On another tangent of (in)sanity, the thought occured to me that, perhaps, Kote is the insane version of Kvothe. In the minor form, kote is wandering about with his mind broken. In the major form, the whole frame story could be the crazed internal imaginings of a Kvothe who in reality is sitting in a room in the Rookery. The various visitors in the bar could be either complete figments or therapists wrapped in the delusion. For example, Bast could be Elodin trying to get Kvothe to break out of the delusion and Chronicler a therapist of some sort. This would be a fun theory to play with as pretty much everything could be made to fit within its boundaries. For example, the reason there are very few women in the frame story is that the personnel of the Rookery are largely male (see, it even ties up with the topic of the current post).
thistle pong
285. thistlepong
stevenhalter@284

And you could probably get extra mileage integrating the Keyser Soze theory.

Anyway, wasn't Haliax already in that state when he came to Selitos?
Nisheeth Pandey
286. Nisheeth
Which theory is the Keyser Soze theory?
thistle pong
287. thistlepong
Other than being a major spoiler for another (pretty old) text, it involves taking elements from the frame story to construct the narrative. So you have a pair of travelers, one dark and one sandy haired. Those are your best friends. Incidentally, the sandy haired one who thought he recognized you said he cried at a performance in Imre. That's totally going in there. And so on.

Everything that works forwards also works backwards. Narrative subverts the srrow of time. As above, so below.
Steven Halter
288. stevenhalter
thistlepong@285:Yes, you could work that also, but this is more the Brazil method of things (hopefully without torturers).

Nisheeth@286:Keyser Soze was a character in the movie "The Usual Suspects". I'll leave it to you to look up if you want as talking about it would be a spoiler for the movie. It is a related method of doing a frame story.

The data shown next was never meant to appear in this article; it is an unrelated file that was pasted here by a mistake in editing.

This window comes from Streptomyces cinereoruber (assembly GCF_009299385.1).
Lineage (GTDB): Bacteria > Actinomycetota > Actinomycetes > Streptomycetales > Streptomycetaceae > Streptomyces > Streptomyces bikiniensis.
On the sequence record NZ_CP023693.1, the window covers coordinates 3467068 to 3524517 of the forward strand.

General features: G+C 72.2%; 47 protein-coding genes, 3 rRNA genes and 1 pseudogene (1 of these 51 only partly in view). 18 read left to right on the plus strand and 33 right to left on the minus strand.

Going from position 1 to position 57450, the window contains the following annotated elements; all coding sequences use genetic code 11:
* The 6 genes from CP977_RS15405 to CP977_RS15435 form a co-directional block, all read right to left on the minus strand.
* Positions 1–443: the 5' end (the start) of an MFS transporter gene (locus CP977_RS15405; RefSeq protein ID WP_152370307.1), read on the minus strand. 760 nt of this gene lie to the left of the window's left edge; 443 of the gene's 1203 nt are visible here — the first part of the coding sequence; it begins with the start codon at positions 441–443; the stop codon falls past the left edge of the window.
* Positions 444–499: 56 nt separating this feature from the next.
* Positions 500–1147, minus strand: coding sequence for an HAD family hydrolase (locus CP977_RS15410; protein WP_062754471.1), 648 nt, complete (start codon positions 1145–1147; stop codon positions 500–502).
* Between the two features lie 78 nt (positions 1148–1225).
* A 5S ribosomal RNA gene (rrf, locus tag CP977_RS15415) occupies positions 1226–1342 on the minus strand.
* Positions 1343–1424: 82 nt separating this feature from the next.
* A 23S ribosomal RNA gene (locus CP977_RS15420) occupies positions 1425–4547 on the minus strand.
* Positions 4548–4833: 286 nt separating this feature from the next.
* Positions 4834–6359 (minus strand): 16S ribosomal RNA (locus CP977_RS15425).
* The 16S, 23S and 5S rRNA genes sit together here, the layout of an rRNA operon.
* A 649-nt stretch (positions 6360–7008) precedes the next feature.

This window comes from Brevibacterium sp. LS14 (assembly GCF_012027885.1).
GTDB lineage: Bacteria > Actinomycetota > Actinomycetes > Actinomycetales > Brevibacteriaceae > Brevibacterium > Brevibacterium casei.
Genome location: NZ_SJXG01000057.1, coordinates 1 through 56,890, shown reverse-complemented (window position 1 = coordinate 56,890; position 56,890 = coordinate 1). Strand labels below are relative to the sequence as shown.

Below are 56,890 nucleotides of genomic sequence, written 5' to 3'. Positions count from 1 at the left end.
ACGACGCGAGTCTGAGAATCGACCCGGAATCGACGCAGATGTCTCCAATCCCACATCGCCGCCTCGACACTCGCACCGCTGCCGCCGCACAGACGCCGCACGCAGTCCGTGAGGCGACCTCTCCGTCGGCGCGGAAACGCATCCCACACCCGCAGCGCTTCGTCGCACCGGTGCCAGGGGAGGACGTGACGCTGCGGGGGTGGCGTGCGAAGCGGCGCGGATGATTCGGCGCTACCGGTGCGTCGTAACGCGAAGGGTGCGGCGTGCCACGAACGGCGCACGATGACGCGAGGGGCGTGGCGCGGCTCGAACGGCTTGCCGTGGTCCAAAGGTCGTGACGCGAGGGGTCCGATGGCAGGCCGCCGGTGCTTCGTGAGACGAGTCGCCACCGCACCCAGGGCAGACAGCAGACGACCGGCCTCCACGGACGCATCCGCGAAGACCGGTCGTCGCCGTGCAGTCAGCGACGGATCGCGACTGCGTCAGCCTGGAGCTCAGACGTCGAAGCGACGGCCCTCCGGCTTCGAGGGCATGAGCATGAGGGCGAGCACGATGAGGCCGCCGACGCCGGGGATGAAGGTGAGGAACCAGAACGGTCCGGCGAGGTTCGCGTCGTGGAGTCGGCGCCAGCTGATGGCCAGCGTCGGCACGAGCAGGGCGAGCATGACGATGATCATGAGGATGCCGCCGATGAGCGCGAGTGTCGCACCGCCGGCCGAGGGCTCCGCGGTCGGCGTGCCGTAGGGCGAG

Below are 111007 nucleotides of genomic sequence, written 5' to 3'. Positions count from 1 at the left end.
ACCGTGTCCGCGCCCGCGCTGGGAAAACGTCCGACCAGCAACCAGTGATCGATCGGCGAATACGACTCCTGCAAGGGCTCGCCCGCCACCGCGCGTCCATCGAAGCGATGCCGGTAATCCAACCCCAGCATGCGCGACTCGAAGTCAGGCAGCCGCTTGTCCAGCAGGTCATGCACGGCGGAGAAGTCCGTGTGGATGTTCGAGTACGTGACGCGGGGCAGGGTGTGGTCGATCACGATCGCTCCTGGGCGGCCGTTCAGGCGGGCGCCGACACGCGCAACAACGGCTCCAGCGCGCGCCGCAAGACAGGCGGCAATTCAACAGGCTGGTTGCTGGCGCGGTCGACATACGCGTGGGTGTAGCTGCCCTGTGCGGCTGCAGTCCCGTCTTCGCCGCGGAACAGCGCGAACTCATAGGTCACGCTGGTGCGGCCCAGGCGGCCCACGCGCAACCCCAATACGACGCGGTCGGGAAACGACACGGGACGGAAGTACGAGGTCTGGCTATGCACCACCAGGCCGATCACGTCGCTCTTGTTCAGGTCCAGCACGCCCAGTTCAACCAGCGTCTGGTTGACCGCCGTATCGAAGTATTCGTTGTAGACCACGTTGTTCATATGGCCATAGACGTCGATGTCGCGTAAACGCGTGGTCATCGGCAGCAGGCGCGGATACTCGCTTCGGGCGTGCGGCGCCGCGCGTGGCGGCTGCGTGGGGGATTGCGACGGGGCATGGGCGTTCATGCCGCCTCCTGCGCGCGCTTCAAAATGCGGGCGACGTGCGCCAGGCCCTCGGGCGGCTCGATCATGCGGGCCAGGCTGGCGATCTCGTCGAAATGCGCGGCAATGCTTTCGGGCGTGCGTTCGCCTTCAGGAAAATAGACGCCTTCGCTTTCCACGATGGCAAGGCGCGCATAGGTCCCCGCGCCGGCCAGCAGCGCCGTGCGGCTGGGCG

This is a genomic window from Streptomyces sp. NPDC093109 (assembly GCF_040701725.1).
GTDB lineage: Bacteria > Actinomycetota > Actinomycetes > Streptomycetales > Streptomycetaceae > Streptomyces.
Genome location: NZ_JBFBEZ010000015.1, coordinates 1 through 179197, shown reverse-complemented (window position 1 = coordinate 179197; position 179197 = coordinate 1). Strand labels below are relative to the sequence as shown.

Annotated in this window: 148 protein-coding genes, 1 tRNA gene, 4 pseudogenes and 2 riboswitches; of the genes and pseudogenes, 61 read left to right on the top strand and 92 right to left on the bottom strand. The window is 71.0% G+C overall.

Steven Halter
289. stevenhalter
thistlepong@287:And, as without, as within.
Sahi Rioth
290. Sahirioth
@Stevenhalter, 284
" the whole frame story could be the crazed internal imaginings of a Kvothe who in reality is sitting in a room in the Rookery."

I smell Shutter Island! But I doubt PR would pull that one on his readers. Too tacky, too mean, too 'it was all a dream'
Steven Halter
291. stevenhalter
Sahirioth@290:I don't think that PR will go in that direction, either. The amusing thing is that even if he doesn't, it can be read that way--the "power" of infinite deconstruction. ;-)
thistle pong
292. thistlepong
Maybe it's not the wind at all. Maybe the Latantha is just epileptic.

Your psychological theory is not per se deconstruction, though thus statement might be.
Steven Halter
293. stevenhalter
thistlepong@292:Right, I was referring to a process in which we could insist that the true reading of the books was as a purely psychological text even if PR didn't seem to head in that direction (or even consciously intend to--who knows what PR's sleeping mind is doing?).
thistle pong
294. thistlepong
Actually this is kinda fun. If we make it more explicitly Freudian we can tie some of the wackier theories directly to your base assumption. The obsession with Cinder's sword, the things he did to Laurian, potentially even the Ferule-ian fruit. Skip to Jung when you need to explain a metaphysical archetype. Snag some Lacan if you really need to stretch a sign...

And if you wanna work the torture thing from 288, this Kote guyis pretty scarred up. One's not even healed.
Steven Halter
295. stevenhalter
thistlepong@294:That's it, now you're in the flow. Yes, Kote's injuries could be the result of Master Hemme applying the rack and tongs. Or, you know, a manifistation of his deeper guilt over having actually murdered his parents himself. Or, even better, metaphorically murdering his parents by growing up and leaving them to attend the university. Of course, that takes some of the adventure out. ;-)
thistle pong
296. thistlepong
stevenhalter@295: The animosity toward Hemme is just Haven Syndrome. The only friend he's made inside is this Elodin guy who actually shares almost exactly the same delusion. During a sober moment Jasom Hemme sponsored his release and following a relapse Elodin turned on him. Hemme had been making progress with Kvothe until he and the older man began associating and Kvothe began aping his mentor. Herma was recently assigned to Kote's case...
Sahi Rioth
297. Sahirioth
@Stevenhalter, 295